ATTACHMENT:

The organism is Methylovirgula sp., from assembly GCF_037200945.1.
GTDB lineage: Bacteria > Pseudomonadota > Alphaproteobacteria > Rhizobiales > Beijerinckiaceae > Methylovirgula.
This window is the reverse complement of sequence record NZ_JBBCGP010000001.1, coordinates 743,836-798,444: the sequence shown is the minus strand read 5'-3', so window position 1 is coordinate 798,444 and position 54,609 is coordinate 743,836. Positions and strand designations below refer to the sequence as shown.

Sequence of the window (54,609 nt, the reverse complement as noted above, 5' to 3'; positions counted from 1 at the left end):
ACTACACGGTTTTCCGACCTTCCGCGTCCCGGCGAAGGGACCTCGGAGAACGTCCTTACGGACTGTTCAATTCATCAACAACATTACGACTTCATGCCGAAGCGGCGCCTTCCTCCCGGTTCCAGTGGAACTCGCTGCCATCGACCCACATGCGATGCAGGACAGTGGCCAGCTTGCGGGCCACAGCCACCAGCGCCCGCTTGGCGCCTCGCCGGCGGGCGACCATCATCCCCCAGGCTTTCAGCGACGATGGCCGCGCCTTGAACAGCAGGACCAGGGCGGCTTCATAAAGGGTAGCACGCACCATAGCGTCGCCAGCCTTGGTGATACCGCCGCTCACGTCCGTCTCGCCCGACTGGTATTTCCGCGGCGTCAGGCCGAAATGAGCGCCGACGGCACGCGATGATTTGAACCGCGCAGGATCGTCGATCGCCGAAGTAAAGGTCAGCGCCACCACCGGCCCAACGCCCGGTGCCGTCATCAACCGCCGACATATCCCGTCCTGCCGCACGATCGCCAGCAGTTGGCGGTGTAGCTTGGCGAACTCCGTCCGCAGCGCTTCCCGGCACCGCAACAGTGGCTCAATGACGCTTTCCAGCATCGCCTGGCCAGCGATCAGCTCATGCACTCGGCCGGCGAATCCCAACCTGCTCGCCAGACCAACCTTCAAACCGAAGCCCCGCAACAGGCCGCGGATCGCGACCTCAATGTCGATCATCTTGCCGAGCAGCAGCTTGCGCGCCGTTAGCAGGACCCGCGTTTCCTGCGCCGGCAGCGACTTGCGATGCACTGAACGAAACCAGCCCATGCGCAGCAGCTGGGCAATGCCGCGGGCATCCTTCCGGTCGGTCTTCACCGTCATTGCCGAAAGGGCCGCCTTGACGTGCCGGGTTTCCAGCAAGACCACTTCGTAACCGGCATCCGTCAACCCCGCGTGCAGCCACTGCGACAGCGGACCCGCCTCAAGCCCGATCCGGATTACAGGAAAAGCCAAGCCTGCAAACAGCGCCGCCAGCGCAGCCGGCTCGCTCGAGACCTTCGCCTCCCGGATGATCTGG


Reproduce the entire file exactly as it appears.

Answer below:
The organism is Methylovirgula sp., from assembly GCF_037200945.1.
GTDB lineage: Bacteria > Pseudomonadota > Alphaproteobacteria > Rhizobiales > Beijerinckiaceae > Methylovirgula.
This window is the reverse complement of sequence record NZ_JBBCGP010000001.1, coordinates 743,836-798,444: the sequence shown is the minus strand read 5'-3', so window position 1 is coordinate 798,444 and position 54,609 is coordinate 743,836. Positions and strand designations below refer to the sequence as shown.

Sequence of the window (54,609 nt, the reverse complement as noted above, 5' to 3'; positions counted from 1 at the left end):
ACTACACGGTTTTCCGACCTTCCGCGTCCCGGCGAAGGGACCTCGGAGAACGTCCTTACGGACTGTTCAATTCATCAACAACATTACGACTTCATGCCGAAGCGGCGCCTTCCTCCCGGTTCCAGTGGAACTCGCTGCCATCGACCCACATGCGATGCAGGACAGTGGCCAGCTTGCGGGCCACAGCCACCAGCGCCCGCTTGGCGCCTCGCCGGCGGGCGACCATCATCCCCCAGGCTTTCAGCGACGATGGCCGCGCCTTGAACAGCAGGACCAGGGCGGCTTCATAAAGGGTAGCACGCACCATAGCGTCGCCAGCCTTGGTGATACCGCCGCTCACGTCCGTCTCGCCCGACTGGTATTTCCGCGGCGTCAGGCCGAAATGAGCGCCGACGGCACGCGATGATTTGAACCGCGCAGGATCGTCGATCGCCGAAGTAAAGGTCAGCGCCACCACCGGCCCAACGCCCGGTGCCGTCATCAACCGCCGACATATCCCGTCCTGCCGCACGATCGCCAGCAGTTGGCGGTGTAGCTTGGCGAACTCCGTCCGCAGCGCTTCCCGGCACCGCAACAGTGGCTCAATGACGCTTTCCAGCATCGCCTGGCCAGCGATCAGCTCATGCACTCGGCCGGCGAATCCCAACCTGCTCGCCAGACCAACCTTCAAACCGAAGCCCCGCAACAGGCCGCGGATCGCGACCTCAATGTCGATCATCTTGCCGAGCAGCAGCTTGCGCGCCGTTAGCAGGACCCGCGTTTCCTGCGCCGGCAGCGACTTGCGATGCACTGAACGAAACCAGCCCATGCGCAGCAGCTGGGCAATGCCGCGGGCATCCTTCCGGTCGGTCTTCACCGTCATTGCCGAAAGGGCCGCCTTGACGTGCCGGGTTTCCAGCAAGACCACTTCGTAACCGGCATCCGTCAACCCCGCGTGCAGCCACTGCGACAGCGGACCCGCCTCAAGCCCGATCCGGATTACAGGAAAAGCCAAGCCTGCAAACAGCGCCGCCAGCGCAGCCGGCTCGCTCGAGACCTTCGCCTCCCGGATGATCTGG